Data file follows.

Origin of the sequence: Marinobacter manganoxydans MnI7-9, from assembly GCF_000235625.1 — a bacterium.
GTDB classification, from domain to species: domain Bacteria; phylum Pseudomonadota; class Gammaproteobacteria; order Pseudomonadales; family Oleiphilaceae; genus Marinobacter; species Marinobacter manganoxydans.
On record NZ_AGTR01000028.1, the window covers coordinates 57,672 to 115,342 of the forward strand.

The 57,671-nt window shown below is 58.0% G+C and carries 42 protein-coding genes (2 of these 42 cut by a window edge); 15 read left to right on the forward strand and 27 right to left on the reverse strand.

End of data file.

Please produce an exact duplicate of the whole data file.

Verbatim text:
Origin of the sequence: Marinobacter manganoxydans MnI7-9, from assembly GCF_000235625.1 — a bacterium.
GTDB classification, from domain to species: domain Bacteria; phylum Pseudomonadota; class Gammaproteobacteria; order Pseudomonadales; family Oleiphilaceae; genus Marinobacter; species Marinobacter manganoxydans.
On record NZ_AGTR01000028.1, the window covers coordinates 57,672 to 115,342 of the forward strand.

The 57,671-nt window shown below is 58.0% G+C and carries 42 protein-coding genes (2 of these 42 cut by a window edge); 15 read left to right on the forward strand and 27 right to left on the reverse strand.